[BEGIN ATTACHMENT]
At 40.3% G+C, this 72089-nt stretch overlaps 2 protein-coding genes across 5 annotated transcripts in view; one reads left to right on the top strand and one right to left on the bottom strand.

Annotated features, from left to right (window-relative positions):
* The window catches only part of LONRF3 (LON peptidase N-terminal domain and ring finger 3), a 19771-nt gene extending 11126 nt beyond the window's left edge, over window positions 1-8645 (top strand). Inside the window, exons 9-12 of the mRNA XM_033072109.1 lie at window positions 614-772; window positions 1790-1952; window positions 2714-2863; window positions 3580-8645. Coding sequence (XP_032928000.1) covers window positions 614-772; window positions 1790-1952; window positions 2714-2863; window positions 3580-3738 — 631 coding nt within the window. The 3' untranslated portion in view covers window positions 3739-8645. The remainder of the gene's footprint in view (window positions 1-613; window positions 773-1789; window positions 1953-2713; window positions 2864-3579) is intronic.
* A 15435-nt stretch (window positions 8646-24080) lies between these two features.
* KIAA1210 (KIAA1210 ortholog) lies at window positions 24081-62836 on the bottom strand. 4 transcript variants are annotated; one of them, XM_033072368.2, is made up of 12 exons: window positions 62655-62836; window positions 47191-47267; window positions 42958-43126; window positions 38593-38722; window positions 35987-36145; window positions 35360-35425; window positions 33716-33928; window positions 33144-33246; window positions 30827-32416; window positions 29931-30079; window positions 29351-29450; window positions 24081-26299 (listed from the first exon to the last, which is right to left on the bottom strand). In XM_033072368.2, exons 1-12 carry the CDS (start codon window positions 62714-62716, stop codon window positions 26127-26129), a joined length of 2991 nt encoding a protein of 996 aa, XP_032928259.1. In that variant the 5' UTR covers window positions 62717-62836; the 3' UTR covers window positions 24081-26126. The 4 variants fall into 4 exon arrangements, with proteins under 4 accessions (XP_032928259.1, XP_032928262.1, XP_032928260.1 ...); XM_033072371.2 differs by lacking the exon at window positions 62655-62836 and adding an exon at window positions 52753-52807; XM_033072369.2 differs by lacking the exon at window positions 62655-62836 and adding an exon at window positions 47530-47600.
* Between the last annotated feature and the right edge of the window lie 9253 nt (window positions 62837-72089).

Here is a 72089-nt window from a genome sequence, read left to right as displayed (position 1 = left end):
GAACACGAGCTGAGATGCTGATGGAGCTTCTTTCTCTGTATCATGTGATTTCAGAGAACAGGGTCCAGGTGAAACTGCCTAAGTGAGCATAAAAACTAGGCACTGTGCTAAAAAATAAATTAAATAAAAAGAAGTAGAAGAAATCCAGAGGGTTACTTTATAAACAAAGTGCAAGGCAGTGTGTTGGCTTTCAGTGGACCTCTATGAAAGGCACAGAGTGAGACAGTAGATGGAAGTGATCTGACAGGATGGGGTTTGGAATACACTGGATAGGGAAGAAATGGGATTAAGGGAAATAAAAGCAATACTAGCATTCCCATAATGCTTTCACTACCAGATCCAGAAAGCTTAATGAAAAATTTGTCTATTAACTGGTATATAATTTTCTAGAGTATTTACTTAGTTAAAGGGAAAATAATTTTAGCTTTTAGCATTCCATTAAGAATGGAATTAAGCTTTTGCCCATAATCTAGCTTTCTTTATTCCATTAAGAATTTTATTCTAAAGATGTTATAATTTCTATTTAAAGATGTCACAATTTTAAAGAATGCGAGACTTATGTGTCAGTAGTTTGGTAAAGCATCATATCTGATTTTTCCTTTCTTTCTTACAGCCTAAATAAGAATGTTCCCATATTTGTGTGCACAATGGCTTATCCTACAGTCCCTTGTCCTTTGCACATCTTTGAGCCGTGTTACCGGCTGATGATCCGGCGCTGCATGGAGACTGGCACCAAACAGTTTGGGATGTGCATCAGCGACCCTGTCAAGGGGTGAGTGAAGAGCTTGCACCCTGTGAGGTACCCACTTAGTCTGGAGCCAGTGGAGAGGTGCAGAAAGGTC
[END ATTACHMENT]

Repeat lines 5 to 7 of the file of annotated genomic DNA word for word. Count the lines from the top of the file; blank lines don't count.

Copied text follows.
* KIAA1210 (KIAA1210 ortholog) lies at window positions 24081-62836 on the bottom strand. 4 transcript variants are annotated; one of them, XM_033072368.2, is made up of 12 exons: window positions 62655-62836; window positions 47191-47267; window positions 42958-43126; window positions 38593-38722; window positions 35987-36145; window positions 35360-35425; window positions 33716-33928; window positions 33144-33246; window positions 30827-32416; window positions 29931-30079; window positions 29351-29450; window positions 24081-26299 (listed from the first exon to the last, which is right to left on the bottom strand). In XM_033072368.2, exons 1-12 carry the CDS (start codon window positions 62714-62716, stop codon window positions 26127-26129), a joined length of 2991 nt encoding a protein of 996 aa, XP_032928259.1. In that variant the 5' UTR covers window positions 62717-62836; the 3' UTR covers window positions 24081-26126. The 4 variants fall into 4 exon arrangements, with proteins under 4 accessions (XP_032928259.1, XP_032928262.1, XP_032928260.1 ...); XM_033072371.2 differs by lacking the exon at window positions 62655-62836 and adding an exon at window positions 52753-52807; XM_033072369.2 differs by lacking the exon at window positions 62655-62836 and adding an exon at window positions 47530-47600.
* Between the last annotated feature and the right edge of the window lie 9253 nt (window positions 62837-72089).

Here is a 72089-nt window from a genome sequence, read left to right as displayed (position 1 = left end):